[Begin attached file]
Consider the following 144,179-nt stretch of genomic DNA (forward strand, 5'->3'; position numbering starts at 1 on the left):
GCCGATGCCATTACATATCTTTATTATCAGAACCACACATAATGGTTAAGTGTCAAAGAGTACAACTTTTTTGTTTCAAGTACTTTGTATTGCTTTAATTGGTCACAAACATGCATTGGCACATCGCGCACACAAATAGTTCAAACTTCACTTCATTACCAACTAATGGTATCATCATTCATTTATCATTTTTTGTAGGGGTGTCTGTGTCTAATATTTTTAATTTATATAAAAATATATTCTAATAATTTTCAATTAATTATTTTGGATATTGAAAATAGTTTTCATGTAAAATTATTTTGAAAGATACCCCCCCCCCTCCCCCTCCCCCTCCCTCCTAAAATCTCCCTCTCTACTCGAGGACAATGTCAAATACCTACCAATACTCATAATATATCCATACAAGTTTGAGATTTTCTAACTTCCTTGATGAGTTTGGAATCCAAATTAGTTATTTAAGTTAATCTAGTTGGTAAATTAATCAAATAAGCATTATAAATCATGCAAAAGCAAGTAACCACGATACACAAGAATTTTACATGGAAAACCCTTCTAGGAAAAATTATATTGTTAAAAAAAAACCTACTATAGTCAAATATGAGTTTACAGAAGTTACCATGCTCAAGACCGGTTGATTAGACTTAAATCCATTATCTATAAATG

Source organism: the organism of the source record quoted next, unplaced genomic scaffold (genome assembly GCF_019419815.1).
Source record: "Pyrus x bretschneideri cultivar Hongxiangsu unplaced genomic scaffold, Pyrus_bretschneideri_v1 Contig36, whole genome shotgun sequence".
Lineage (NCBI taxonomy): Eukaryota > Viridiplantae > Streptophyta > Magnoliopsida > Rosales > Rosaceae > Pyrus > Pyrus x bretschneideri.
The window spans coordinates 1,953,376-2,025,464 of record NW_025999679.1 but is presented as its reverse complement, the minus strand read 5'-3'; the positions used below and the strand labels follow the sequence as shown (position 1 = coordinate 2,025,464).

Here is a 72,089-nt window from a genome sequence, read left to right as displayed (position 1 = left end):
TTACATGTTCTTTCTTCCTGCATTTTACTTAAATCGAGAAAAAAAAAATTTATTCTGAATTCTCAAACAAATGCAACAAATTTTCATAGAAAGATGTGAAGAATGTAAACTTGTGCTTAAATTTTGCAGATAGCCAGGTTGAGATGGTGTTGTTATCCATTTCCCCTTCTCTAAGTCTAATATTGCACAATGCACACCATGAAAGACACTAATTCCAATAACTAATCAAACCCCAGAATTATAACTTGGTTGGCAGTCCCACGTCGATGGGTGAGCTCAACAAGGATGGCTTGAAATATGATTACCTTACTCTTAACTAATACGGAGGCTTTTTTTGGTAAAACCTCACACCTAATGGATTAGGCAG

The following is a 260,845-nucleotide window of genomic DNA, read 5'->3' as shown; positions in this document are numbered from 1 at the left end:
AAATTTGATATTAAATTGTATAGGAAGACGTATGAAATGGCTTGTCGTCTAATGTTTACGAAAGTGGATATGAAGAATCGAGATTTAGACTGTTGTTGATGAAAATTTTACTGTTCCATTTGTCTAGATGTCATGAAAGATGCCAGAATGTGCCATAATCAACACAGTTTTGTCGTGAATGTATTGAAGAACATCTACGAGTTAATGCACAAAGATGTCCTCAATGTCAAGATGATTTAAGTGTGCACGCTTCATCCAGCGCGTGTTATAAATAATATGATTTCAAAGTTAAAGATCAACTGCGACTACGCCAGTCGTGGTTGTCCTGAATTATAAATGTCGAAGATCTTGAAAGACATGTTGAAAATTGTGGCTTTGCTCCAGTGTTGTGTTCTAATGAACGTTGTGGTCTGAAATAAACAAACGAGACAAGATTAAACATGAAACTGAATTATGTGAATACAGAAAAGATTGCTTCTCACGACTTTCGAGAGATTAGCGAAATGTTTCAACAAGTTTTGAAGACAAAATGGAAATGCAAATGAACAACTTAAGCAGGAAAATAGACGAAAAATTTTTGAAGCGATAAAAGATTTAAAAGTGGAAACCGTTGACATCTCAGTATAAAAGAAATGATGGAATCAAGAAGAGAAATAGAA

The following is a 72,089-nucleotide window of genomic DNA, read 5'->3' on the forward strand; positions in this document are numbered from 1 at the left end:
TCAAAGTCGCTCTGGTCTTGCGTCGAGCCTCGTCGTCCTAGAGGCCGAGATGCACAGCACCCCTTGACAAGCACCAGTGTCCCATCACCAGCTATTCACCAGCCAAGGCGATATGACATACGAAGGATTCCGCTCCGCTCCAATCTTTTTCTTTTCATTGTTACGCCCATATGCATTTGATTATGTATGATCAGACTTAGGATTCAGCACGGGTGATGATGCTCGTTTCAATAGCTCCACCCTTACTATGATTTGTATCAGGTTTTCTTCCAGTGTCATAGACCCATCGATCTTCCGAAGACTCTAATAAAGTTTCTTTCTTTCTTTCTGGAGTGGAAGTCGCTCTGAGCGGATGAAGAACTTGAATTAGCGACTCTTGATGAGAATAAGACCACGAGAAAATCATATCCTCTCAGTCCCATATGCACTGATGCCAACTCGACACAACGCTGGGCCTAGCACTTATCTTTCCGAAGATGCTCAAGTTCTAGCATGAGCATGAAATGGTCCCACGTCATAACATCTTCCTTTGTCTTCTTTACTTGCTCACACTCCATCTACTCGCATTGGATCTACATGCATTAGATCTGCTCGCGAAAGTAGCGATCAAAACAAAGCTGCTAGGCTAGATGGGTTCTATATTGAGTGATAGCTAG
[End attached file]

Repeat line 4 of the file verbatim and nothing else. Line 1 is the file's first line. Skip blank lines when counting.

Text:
Source record: "Pyrus x bretschneideri cultivar Hongxiangsu unplaced genomic scaffold, Pyrus_bretschneideri_v1 Contig36, whole genome shotgun sequence".